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Uganda summons troops when violence flares up between refugees and local Global development



Uganda has sent security troops to its northwestern region, where tensions are rising following deadly attacks on local refugees.

More than 10 South Sudanese refugees were killed, including a teenage girl and a 25-year-old woman and her baby, and 19 others were seriously injured in clashes at a water point in the Madi-Okollo district last week.

Fifteen homes were burned to the ground and a further 26 are confirmed to have been looted and ravaged. The violence erupted in response to an alleged attack on an 1

8-year-old Ugandan cattle herd for which local men accused the refugees.

The United Nations High Commissioner for Refugees (UNHCR) has called on the Ugandan government to search for about 10 refugees who are still missing.

Ugandan People’s Defense Forces (UPDF) and police have deployed in the area, said Josephine Angucia, the regional spokeswoman for the West Nile.

“Implementations have been made there to prevent another fight and deadly clashes. “These communities – both refugees and locals – are capable of mobilizing revenge attacks on each other,” she said.

“The joint security forces – police and UPDF – continue to search for more possible bodies in the bush.”

So far, 28 suspects have been arrested, she said.

Joel Boutroue, the representative of the UNHCR in Uganda, said people were traumatized by the incident and feared further attacks. “The disproportionate violent reaction of the host community to a common dispute signals a threat to the sensitive balance between peaceful coexistence in rural areas where refugees live with their hosts.

“The international community must not take for granted the fragility of the progressive Ugandan model of hosting refugees. “In an environment of increasing scarcity, even the Ugandan government’s generous policies have their limits, and tragic events such as last Friday may occur as both host and refugee communities face increased hardship and reduced access to basic services and livelihoods,” he said. he. said.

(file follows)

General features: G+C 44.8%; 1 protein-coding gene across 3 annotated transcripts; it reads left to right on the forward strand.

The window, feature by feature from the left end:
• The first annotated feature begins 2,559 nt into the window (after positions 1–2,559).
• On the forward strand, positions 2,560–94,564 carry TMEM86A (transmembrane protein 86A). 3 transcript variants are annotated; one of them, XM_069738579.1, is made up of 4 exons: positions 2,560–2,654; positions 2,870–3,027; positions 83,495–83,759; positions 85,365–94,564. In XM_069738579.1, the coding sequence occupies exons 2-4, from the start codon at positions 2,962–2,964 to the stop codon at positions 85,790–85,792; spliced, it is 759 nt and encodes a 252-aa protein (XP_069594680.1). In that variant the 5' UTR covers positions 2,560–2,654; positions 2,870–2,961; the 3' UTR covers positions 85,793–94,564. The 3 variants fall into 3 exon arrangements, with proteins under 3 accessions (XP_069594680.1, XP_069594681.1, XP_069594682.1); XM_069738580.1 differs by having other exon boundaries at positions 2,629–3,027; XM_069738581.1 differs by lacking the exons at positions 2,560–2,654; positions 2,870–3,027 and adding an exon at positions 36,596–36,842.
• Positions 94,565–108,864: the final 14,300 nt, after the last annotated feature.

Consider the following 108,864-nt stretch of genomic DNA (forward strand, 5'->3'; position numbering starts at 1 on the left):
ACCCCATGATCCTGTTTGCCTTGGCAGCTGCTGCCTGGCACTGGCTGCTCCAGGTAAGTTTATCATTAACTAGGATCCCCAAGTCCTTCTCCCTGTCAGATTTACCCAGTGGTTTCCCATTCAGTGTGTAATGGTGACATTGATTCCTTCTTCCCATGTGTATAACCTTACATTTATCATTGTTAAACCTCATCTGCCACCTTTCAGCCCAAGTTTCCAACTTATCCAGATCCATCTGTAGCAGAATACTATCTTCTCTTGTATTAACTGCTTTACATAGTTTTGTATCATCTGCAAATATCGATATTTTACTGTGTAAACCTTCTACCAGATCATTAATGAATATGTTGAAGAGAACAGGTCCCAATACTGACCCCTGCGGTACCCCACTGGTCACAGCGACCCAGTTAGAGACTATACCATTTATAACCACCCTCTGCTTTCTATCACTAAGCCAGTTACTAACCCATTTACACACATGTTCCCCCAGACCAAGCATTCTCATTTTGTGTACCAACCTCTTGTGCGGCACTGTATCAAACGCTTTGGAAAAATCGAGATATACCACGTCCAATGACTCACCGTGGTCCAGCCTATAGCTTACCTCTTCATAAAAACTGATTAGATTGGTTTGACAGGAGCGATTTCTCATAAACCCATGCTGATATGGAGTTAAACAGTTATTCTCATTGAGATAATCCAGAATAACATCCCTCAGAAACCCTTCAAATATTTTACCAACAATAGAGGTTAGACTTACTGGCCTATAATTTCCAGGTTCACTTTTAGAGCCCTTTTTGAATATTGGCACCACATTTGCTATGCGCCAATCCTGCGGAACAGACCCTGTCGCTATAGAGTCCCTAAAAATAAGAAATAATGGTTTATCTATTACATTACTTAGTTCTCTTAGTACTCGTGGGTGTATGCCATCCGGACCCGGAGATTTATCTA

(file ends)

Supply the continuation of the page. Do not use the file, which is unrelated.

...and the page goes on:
Jean-Christophe Saint-Esteben from the Danish Refugee Council in Uganda said that the conflict was unusual: “We see conflicts in refugee settlements arise between different ethnic groups of refugees and between refugees and the Ugandan host community, but in fact the majority of conflict occurs in households domestic violence, so this tragic event is certainly unusual.

“We have seen an increasing increase in conflicts related to natural resources in northern Uganda, and we know that refugees in the Rhino camp report that they feel less secure in the settlement since the Covid-19 pandemic began.”

Dismas Nkunda, CEO of Atrocities Watch Africa, added: “The unfortunate killings could have been avoided if deliberate harmonization of the relationship between refugees and host communities is a priority, as there is always tension when there is a new influx.

“Uganda has been hosting refugees for a long time, and such tension with the locals and refugees has actually been very minimal. Hopefully, bodies and agencies responsible for the safe management of refugee and host relations will kick in to stem further escalation.

• This article was amended on 15 September 2020 because an earlier version erroneously referred to the alleged murder of a cattle herd. This has been corrected to refer to an alleged attack on a cattle herd.


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